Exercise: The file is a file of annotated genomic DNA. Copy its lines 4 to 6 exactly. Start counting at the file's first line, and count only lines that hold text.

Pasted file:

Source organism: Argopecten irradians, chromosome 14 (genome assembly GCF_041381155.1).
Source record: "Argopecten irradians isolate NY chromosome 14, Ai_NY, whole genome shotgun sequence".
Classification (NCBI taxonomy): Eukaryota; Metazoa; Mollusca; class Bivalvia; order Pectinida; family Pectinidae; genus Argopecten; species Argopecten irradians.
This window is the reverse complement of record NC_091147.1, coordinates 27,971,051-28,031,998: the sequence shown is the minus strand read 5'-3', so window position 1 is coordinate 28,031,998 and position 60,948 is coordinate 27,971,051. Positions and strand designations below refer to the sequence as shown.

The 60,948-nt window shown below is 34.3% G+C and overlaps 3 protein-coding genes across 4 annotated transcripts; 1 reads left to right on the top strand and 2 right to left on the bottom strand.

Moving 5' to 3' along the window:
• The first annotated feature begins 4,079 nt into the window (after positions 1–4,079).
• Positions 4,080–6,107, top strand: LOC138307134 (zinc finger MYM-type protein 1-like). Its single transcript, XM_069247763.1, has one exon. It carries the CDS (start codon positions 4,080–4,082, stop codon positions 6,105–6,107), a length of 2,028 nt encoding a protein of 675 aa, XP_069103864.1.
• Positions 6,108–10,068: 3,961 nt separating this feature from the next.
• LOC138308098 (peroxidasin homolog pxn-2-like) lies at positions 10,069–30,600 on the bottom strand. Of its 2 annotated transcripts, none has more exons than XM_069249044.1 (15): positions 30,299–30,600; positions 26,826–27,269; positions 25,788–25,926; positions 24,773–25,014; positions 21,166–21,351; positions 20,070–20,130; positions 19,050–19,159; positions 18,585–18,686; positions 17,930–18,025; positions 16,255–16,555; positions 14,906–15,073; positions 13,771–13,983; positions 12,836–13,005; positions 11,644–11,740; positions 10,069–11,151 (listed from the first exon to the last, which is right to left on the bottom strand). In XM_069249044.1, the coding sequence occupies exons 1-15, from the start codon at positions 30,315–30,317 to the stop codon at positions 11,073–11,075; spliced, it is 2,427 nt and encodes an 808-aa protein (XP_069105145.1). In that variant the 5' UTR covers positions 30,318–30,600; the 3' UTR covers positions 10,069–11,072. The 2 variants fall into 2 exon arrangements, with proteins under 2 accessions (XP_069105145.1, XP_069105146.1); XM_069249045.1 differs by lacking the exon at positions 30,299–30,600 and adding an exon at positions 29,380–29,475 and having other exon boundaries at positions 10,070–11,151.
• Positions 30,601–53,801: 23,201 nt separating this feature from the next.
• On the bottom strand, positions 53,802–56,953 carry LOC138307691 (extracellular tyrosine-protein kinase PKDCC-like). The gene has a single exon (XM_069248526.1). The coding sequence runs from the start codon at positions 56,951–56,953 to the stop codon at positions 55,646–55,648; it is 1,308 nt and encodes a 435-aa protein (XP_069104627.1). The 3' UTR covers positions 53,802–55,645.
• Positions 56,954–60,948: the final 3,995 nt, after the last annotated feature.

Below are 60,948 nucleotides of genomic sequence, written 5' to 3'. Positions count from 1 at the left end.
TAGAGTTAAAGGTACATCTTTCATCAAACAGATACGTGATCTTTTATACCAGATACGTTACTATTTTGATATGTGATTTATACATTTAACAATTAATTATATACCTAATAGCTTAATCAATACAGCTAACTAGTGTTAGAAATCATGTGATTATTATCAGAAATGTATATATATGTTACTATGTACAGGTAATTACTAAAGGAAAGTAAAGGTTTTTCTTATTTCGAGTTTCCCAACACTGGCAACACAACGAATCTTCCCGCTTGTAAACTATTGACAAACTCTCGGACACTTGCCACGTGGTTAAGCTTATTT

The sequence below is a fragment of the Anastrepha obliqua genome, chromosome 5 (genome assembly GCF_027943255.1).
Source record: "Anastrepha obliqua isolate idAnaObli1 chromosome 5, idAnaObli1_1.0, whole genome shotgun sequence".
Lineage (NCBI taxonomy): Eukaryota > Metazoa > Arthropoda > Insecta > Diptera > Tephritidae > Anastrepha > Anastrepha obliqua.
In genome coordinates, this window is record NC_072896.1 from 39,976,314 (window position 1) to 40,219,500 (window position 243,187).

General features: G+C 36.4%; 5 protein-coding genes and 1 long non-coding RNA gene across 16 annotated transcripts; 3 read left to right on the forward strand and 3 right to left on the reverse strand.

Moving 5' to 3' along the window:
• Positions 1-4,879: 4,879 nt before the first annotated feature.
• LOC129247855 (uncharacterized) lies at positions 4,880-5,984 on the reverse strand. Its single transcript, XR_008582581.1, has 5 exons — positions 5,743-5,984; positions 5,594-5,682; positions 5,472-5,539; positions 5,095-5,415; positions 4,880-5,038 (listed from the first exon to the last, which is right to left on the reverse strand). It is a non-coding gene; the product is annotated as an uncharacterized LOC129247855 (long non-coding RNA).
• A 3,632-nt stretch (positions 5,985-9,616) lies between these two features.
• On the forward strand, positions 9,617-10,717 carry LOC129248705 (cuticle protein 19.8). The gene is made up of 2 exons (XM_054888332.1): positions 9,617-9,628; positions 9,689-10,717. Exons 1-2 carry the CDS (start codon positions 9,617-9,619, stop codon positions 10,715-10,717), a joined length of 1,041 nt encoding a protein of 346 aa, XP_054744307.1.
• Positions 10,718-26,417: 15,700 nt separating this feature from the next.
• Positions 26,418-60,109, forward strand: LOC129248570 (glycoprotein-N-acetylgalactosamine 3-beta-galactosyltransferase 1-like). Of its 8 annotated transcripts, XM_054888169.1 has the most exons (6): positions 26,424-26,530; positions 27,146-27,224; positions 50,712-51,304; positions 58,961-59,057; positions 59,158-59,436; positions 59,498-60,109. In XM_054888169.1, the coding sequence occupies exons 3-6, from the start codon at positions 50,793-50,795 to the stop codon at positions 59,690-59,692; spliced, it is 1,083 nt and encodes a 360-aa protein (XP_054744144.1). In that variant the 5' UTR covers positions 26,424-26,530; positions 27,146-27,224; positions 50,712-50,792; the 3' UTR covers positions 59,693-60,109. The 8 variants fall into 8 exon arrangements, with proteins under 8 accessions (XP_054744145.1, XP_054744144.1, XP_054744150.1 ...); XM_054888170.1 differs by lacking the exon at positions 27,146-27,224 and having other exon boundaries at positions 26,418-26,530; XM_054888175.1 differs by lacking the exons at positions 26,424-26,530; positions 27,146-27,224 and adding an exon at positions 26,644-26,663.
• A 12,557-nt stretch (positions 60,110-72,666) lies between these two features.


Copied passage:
This window is the reverse complement of record NC_091147.1, coordinates 27,971,051-28,031,998: the sequence shown is the minus strand read 5'-3', so window position 1 is coordinate 28,031,998 and position 60,948 is coordinate 27,971,051. Positions and strand designations below refer to the sequence as shown.

The 60,948-nt window shown below is 34.3% G+C and overlaps 3 protein-coding genes across 4 annotated transcripts; 1 reads left to right on the top strand and 2 right to left on the bottom strand.

Moving 5' to 3' along the window: